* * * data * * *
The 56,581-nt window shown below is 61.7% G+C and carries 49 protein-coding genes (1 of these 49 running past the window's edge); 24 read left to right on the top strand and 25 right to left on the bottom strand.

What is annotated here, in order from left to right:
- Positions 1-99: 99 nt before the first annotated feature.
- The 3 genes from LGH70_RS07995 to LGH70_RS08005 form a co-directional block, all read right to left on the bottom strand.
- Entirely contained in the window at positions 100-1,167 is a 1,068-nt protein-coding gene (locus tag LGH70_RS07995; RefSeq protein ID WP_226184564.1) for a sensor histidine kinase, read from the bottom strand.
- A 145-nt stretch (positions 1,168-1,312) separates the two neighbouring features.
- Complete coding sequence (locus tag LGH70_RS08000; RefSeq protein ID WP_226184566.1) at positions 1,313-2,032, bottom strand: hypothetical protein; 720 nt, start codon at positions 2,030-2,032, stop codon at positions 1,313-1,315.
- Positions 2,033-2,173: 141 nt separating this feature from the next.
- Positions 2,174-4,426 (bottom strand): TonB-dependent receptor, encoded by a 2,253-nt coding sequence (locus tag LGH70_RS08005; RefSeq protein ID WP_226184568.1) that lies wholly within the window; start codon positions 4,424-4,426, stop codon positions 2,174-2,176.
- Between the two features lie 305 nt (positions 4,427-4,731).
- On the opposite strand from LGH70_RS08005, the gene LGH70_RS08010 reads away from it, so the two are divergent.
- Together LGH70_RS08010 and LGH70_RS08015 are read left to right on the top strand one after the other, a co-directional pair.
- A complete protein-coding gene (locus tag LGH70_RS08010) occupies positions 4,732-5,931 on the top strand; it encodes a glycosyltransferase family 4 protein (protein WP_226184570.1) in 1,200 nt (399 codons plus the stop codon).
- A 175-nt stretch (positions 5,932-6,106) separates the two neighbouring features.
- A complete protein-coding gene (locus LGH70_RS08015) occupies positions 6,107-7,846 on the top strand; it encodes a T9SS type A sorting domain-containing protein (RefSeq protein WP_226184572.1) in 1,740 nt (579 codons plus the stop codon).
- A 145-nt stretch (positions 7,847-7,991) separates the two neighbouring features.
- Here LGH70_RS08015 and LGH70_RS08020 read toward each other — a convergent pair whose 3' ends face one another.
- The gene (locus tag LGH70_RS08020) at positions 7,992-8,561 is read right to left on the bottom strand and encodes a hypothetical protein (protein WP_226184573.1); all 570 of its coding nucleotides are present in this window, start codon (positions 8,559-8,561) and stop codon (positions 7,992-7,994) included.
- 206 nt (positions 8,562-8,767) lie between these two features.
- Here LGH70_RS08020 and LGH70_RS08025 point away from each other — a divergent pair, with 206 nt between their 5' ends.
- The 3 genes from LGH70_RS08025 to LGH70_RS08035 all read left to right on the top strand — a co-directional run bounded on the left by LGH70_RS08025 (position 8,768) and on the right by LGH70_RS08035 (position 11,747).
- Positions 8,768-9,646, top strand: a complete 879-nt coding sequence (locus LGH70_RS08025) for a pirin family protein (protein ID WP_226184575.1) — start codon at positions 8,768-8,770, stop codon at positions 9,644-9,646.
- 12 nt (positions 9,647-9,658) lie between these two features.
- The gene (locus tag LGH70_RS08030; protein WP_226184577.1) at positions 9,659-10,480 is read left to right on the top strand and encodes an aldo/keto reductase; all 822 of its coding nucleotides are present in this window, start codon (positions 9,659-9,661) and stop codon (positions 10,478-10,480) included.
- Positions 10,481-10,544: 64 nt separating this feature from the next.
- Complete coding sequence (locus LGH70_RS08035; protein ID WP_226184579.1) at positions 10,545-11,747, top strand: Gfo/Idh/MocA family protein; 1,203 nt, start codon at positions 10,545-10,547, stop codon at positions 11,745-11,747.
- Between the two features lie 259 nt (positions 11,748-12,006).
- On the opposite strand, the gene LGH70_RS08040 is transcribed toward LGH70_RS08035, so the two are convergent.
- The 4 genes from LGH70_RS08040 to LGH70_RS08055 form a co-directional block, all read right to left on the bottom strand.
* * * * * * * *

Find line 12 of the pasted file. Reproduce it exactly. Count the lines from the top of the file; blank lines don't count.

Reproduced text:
- Together LGH70_RS08010 and LGH70_RS08015 are read left to right on the top strand one after the other, a co-directional pair.